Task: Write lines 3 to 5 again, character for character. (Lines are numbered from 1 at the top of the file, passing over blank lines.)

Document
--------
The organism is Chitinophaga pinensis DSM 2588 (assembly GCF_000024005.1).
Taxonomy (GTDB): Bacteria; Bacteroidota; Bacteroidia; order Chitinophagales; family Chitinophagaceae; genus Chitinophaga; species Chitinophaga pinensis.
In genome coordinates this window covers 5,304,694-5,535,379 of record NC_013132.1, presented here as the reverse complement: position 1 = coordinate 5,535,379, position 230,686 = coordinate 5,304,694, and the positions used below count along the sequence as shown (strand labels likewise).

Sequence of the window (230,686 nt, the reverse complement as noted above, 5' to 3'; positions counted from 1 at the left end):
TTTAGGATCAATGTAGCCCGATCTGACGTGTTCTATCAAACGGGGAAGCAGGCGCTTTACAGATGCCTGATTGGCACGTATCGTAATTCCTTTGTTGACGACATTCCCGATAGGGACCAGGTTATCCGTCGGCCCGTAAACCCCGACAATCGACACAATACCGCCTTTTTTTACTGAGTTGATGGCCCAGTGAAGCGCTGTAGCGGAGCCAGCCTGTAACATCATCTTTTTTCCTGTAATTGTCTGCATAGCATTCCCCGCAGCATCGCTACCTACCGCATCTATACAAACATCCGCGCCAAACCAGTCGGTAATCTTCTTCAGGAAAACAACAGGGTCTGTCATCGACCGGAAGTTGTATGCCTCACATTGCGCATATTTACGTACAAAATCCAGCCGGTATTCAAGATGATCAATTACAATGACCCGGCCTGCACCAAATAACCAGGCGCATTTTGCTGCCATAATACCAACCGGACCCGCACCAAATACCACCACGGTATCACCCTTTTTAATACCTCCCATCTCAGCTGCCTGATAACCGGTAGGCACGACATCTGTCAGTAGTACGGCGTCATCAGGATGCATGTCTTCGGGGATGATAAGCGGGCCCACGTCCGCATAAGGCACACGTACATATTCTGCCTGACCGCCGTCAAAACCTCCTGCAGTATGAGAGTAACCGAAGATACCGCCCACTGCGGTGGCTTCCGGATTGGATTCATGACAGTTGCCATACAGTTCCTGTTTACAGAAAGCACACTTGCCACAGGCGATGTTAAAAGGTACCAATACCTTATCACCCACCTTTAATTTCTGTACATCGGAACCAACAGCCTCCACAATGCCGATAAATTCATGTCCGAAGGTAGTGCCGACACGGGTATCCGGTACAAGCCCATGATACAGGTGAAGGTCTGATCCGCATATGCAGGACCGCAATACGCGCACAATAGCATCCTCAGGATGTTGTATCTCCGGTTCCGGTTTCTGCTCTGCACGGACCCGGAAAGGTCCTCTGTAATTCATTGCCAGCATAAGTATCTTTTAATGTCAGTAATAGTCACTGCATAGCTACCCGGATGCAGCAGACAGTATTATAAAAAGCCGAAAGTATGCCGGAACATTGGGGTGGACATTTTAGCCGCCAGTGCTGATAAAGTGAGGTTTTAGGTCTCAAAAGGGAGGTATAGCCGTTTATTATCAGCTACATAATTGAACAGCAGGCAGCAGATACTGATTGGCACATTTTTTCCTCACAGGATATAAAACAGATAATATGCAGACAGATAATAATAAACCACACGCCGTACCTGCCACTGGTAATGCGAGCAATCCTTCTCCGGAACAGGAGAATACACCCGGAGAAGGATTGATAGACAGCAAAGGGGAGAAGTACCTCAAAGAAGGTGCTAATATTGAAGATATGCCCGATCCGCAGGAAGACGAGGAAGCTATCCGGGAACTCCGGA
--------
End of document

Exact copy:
In genome coordinates this window covers 5,304,694-5,535,379 of record NC_013132.1, presented here as the reverse complement: position 1 = coordinate 5,535,379, position 230,686 = coordinate 5,304,694, and the positions used below count along the sequence as shown (strand labels likewise).

Sequence of the window (230,686 nt, the reverse complement as noted above, 5' to 3'; positions counted from 1 at the left end):
TTTAGGATCAATGTAGCCCGATCTGACGTGTTCTATCAAACGGGGAAGCAGGCGCTTTACAGATGCCTGATTGGCACGTATCGTAATTCCTTTGTTGACGACATTCCCGATAGGGACCAGGTTATCCGTCGGCCCGTAAACCCCGACAATCGACACAATACCGCCTTTTTTTACTGAGTTGATGGCCCAGTGAAGCGCTGTAGCGGAGCCAGCCTGTAACATCATCTTTTTTCCTGTAATTGTCTGCATAGCATTCCCCGCAGCATCGCTACCTACCGCATCTATACAAACATCCGCGCCAAACCAGTCGGTAATCTTCTTCAGGAAAACAACAGGGTCTGTCATCGACCGGAAGTTGTATGCCTCACATTGCGCATATTTACGTACAAAATCCAGCCGGTATTCAAGATGATCAATTACAATGACCCGGCCTGCACCAAATAACCAGGCGCATTTTGCTGCCATAATACCAACCGGACCCGCACCAAATACCACCACGGTATCACCCTTTTTAATACCTCCCATCTCAGCTGCCTGATAACCGGTAGGCACGACATCTGTCAGTAGTACGGCGTCATCAGGATGCATGTCTTCGGGGATGATAAGCGGGCCCACGTCCGCATAAGGCACACGTACATATTCTGCCTGACCGCCGTCAAAACCTCCTGCAGTATGAGAGTAACCGAAGATACCGCCCACTGCGGTGGCTTCCGGATTGGATTCATGACAGTTGCCATACAGTTCCTGTTTACAGAAAGCACACTTGCCACAGGCGATGTTAAAAGGTACCAATACCTTATCACCCACCTTTAATTTCTGTACATCGGAACCAACAGCCTCCACAATGCCGATAAATTCATGTCCGAAGGTAGTGCCGACACGGGTATCCGGTACAAGCCCATGATACAGGTGAAGGTCTGATCCGCATATGCAGGACCGCAATACGCGCACAATAGCATCCTCAGGATGTTGTATCTCCGGTTCCGGTTTCTGCTCTGCACGGACCCGGAAAGGTCCTCTGTAATTCATTGCCAGCATAAGTATCTTTTAATGTCAGTAATAGTCACTGCATAGCTACCCGGATGCAGCAGACAGTATTATAAAAAGCCGAAAGTATGCCGGAACATTGGGGTGGACATTTTAGCCGCCAGTGCTGATAAAGTGAGGTTTTAGGTCTCAAAAGGGAGGTATAGCCGTTTATTATCAGCTACATAATTGAACAGCAGGCAGCAGATACTGATTGGCACATTTTTTCCTCACAGGATATAAAACAGATAATATGCAGACAGATAATAATAAACCACACGCCGTACCTGCCACTGGTAATGCGAGCAATCCTTCTCCGGAACAGGAGAATACACCCGGAGAAGGATTGATAGACAGCAAAGGGGAGAAGTACCTCAAAGAAGGTGCTAATATTGAAGATATGCCCGATCCGCAGGAAGACGAGGAAGCTATCCGGGAACTCCGGA